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From Findability to Awareness: Metadata in Music and Technology Enhanced Learning (Vinden en beseffen: Metadata in muziek en E-learning)

Book - Dissertation

Nowadays, a vast amount of content is available to, and can be created by anyone, anywhere. To make this content available, search services make use of the content itself, the context in which content is used or metadata that describes what the content is about and how to locate, retrieve and use the content. Based on metadata, content can be organised and searched for more efficiently. Repositories are databases that store metadata and potentially content. Compared to search engines, repositories typically provide features for content management, as well as copyright and access management. The repository and its metadata can be tailored to support specific application needs. In this thesis, we have researched the use of metadata in two different domains that typically apply repositories: music information retrieval (MIR) and technology-enhanced (human) learning (TEL).Metadata needs to be created and added to the content. For repositories, this process is still often done manually. Because this is expensive and does not scale, we have investigated how metadata creation can be automated by using web-based techniques - i.e. by using mashups. Mashups are web applications that combine content, presentation or functionality of web sources to create new useful applications or services. Two MIR case studies investigated how music metadata fields can be created automatically using mashups.First, we researched the use of data mashups to determine the country of origin of an artist. The approach intelligently combines location data from three data sources based on the accuracy of each data source. The method performs well, but one downside of our approach is that it cannot determine the origin for artists who are not described in the data sources. To our knowledge, this research is the first attempt to generate the country of origin of an artist.The second case study investigates how search engines can be used as a general metadata generation solution. An existing method was used that is based on the distribution of the search result counts over artist queries with changing metadata values (e.g. for musical genre by comparing search results counts of "madonna rock" and "madonna jazz").We re-evaluated the approach for musical genre with multiple search engines and identified situations where the approach under-performs. Although the approach does not outperform other generators for musical genre, the method offers perspectives for automatically generating a variety of metadata fields. This technique is also a mashup, because search engines already aggregate data from different sources.Typically, metadata is used extensively for search and recommendation applications. These applications often rely on a specific metadata standard that enables a common understanding to support exchange and interoperability. These standards and schemas describe content in different ways, granularity levels and application purposes. To guide the selection of a suitable schema for a specific application, we have elaborated a framework that defines clusters of semantically related metadata fields as well as application domains for metadata schemas. This framework can be used to compare the expressiveness and richness of a metadata schema. More specifically, our survey can guide the selection of a metadata schema suitable for application requirements. In a next step, we researched how content in a variety of repositories and described according to a metadata standard, can be made available through a single search service. This is called federated search and works as follows: a query is sent to each repository, the received results of each repository are aggregated, the metadata standards of each repository are mapped to the metadata format used by the federated search service, and the aggregated search results are presented to the user. In TEL, we evaluated the usability and usefulness of this approach to provide student access to a variety of learning material in three different real-world settings. Most users would benefit from a federated search solution, but the search speed could be improved. In addition, we researched how recommendations can enhance these search results with both explicit (e.g. rating) and implicit relevance indicators that are extracted from interaction data of users with content (e.g. downloads, reads, etc.). Such 'attention metadata' describe not content as such, but what people do with it. The use of these data was researched for two purposes: first, for personalisation and recommendation functionality as explained above and second to provide awareness and to enable self-reflection for learners and teachers. More specifically, we researched (i) how information visualisation techniques can be used to support this process and (ii) whether it is useful to create awareness and provide self-reflection to teachers and learners. Results from evaluations in four real-world settings, indicate that the provided visualisations are useful to teachers and students to assist with improving awareness. This research contributed to the momentum of the emerging research field of learning analytics.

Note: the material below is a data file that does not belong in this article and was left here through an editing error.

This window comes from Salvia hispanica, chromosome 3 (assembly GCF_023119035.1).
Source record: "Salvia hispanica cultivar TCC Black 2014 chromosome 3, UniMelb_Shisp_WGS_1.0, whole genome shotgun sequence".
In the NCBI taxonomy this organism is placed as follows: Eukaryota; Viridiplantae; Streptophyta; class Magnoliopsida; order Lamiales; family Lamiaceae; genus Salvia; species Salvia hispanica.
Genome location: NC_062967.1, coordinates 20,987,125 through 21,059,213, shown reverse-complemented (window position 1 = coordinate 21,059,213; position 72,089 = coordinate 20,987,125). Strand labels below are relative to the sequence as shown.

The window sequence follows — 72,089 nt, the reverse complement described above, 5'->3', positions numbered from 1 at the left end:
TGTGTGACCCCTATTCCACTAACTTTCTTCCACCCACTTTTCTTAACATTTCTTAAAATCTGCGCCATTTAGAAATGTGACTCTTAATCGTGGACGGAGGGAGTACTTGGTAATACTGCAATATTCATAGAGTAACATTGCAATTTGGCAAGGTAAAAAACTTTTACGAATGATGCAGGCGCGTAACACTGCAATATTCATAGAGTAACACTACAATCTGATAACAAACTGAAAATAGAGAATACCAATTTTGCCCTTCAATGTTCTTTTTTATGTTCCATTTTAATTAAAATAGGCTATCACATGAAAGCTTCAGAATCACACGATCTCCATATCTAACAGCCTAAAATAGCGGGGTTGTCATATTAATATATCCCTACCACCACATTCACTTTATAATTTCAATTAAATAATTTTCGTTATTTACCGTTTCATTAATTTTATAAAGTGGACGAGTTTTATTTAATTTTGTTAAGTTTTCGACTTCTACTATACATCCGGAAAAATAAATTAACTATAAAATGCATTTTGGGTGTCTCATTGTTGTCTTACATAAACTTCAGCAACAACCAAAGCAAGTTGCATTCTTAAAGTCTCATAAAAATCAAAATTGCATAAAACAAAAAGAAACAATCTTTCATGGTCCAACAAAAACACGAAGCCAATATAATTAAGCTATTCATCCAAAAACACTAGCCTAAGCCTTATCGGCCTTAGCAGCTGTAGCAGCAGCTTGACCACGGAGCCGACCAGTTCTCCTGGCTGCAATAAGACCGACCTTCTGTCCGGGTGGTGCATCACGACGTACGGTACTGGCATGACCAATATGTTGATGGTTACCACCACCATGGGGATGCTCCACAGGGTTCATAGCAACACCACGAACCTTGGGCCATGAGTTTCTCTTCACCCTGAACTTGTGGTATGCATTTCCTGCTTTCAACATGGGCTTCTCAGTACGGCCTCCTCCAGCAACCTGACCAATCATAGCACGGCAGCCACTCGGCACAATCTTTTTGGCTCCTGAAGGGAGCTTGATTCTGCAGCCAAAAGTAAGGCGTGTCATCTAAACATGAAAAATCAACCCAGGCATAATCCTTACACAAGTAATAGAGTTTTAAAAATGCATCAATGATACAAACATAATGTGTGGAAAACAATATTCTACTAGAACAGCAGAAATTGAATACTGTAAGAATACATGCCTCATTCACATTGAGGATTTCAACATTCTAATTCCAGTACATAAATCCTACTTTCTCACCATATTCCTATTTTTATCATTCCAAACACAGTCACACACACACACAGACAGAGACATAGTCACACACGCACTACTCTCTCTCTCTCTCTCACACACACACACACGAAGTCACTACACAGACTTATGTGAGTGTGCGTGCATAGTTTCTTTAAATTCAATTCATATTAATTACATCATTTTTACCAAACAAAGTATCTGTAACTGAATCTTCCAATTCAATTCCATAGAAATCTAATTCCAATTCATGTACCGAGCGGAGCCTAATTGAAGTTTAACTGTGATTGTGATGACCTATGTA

Number of pages: 290
Publication year:2012